Over the years, users have told us that Stack Overflow is an indispensable tool for coders all around the world. Programmers know that when they get a Stack Overflow search result, it's likely the search is over. Following that link almost always gets a step closer to understanding whatever programming problem they face. Failing that, they can ask some of the world's most helpful and skilled developers directly. It’s hard to imagine what it was like to write code before Stack Overflow was created just over a decade ago in 2008.
If you weren't programming in the BSO (Before Stack Overflow) era, you don't know what a golden age we live in. It's not that the information wasn't available at all, but rather it was difficult to make the right connections:
In those days programmers used a variety of incantations such as AltaVista, WebCrawler, ICQ, Gopher, IRC, LISTSERV, Usenet, man and even O'Reilly to summon answers. How many times did I come to work early in order to borrow a copy of UNIX in a Nutshell from a possessive co-worker? (Yes, Jim, I knew you didn't have those shell commands memorized. I saw you furtively flipping through that book when you didn't think anyone was watching.) Oh how I revelled when I drove home from the university bookstore with the student edition of Borland C++ and its glorious manuals! Now I had the knowledge!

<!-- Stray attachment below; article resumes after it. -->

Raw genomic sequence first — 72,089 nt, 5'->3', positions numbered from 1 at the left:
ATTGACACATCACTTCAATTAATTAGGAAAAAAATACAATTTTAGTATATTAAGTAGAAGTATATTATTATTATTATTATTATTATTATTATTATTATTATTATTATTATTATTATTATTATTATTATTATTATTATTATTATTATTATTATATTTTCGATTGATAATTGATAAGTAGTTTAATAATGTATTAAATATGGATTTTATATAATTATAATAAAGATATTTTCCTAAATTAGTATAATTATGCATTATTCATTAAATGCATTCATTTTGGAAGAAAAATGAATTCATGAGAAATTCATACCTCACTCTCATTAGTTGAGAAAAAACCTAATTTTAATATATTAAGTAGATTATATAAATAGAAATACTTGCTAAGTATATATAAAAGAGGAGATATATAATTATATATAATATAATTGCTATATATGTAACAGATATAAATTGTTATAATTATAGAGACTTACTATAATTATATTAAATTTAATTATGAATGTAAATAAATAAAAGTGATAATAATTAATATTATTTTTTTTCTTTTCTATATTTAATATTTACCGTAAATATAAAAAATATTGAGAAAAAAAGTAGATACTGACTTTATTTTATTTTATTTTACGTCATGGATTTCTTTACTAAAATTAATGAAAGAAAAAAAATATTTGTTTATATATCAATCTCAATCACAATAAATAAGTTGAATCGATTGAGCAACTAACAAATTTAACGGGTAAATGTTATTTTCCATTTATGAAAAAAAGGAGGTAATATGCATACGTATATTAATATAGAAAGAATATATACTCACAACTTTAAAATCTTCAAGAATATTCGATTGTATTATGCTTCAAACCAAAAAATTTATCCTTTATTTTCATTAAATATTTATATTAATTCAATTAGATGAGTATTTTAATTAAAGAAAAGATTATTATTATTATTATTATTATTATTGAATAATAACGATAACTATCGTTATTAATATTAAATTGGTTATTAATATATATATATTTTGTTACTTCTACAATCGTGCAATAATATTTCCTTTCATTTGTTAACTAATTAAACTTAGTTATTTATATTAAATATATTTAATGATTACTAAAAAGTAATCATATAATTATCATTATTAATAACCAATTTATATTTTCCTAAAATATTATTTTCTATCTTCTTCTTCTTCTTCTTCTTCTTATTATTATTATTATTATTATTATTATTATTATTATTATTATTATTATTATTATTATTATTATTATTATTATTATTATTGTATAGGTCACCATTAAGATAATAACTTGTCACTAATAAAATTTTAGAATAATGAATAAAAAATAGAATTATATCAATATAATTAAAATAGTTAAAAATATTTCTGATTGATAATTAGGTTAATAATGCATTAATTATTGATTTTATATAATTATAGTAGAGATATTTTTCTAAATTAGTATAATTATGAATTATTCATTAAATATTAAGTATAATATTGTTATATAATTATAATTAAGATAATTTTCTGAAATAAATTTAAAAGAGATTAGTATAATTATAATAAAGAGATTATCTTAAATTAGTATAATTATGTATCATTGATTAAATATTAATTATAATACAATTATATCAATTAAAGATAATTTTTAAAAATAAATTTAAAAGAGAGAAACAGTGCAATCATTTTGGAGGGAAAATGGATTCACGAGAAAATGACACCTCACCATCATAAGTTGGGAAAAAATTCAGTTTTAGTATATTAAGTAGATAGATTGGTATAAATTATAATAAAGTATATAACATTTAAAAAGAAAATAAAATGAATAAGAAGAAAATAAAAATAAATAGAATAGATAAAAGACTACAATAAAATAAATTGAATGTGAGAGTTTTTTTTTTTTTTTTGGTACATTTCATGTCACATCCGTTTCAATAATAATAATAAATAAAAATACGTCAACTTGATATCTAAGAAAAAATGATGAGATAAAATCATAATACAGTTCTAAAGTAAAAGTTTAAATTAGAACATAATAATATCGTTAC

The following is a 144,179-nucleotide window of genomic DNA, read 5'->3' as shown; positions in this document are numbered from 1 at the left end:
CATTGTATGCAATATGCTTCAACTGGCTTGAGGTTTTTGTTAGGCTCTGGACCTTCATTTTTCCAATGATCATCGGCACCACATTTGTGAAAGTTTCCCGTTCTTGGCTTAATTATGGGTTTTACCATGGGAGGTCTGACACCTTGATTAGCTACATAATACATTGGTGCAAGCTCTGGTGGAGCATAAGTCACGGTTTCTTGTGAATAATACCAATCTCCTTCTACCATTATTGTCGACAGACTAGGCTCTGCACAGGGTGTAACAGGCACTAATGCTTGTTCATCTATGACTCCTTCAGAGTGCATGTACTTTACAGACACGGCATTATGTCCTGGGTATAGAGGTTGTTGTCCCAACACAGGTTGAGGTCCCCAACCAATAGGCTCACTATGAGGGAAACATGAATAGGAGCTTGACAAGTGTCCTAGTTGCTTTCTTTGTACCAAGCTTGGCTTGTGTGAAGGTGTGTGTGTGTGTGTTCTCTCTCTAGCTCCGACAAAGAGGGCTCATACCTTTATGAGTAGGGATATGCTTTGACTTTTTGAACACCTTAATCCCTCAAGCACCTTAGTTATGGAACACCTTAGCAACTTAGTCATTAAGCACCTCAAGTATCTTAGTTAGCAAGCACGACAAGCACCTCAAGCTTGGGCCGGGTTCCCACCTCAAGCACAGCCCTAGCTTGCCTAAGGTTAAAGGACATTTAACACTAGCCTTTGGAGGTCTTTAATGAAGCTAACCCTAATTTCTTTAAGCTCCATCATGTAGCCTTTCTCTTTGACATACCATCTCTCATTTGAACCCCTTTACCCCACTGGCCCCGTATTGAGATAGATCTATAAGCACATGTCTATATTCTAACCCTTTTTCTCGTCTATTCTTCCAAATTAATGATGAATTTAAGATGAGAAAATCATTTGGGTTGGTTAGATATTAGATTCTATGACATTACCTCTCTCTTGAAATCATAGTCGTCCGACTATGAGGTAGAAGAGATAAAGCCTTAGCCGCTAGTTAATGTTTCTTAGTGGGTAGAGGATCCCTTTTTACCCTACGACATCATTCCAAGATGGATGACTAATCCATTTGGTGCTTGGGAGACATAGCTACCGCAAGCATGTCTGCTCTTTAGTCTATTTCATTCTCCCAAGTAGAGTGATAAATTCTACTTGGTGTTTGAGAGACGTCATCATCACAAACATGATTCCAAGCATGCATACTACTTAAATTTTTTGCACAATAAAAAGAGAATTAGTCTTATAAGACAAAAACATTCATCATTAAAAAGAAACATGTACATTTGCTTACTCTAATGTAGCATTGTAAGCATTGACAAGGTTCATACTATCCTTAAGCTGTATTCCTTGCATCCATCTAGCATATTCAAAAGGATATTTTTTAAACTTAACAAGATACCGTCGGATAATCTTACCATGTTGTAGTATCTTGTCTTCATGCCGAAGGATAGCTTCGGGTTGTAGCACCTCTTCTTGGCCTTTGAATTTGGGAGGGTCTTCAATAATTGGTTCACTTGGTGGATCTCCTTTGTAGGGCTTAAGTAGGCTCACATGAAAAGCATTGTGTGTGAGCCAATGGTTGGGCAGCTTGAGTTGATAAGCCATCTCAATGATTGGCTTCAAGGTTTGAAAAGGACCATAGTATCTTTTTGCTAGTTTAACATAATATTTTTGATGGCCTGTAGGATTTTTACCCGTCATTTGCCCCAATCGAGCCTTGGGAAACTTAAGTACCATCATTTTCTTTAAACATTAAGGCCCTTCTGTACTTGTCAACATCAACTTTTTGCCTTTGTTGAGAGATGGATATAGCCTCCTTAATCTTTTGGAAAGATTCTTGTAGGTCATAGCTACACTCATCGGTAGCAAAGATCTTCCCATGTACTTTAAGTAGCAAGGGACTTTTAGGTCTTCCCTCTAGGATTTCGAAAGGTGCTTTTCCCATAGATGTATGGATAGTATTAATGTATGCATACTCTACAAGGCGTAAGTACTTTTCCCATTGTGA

Helping people wasn't paradise back then either. Answer once in one forum only to see the same question in another a little later. (Probably from the same asker since you could never be sure where the best place to ask was.) Compiling a FAQ might have helped people, but nobody says "I loved the FAQ! It solved my problem." Instead, they are all like "I read the FAQ, but it didn't help." Or they don't read the FAQ and just ask their frequently asked question. Nobody upvoted the FAQ.
It seems a shame that it took two decades from the invention of the Web before a fully-featured, public Q&A engine was built. Just think of all the time (and trees) we could all have saved by having easy access to canonical library of answers. In an effort to (retroactively) make the world a better place, we're cutting that dark time in half. We’re proud to announce a new Time Machine feature that lets you experience Stack Overflow when it should have been around: not 2008, but 1998.
As you enjoy surfing the site, let us know in the answers below if you spot any questions that could have been answered in 1998 when we had:
- C++ but not Boost
- Ruby but not Rails
- Java but not Eclipse
- C but not C#
- Python but not Django
- Visual Studio but not .NET
And if you spot any bugs, let us know what version of Netscape Navigator you are on and we'll get our webmaster on it right away. (Sorry, but we don't yet support Communicator you trailblazers.)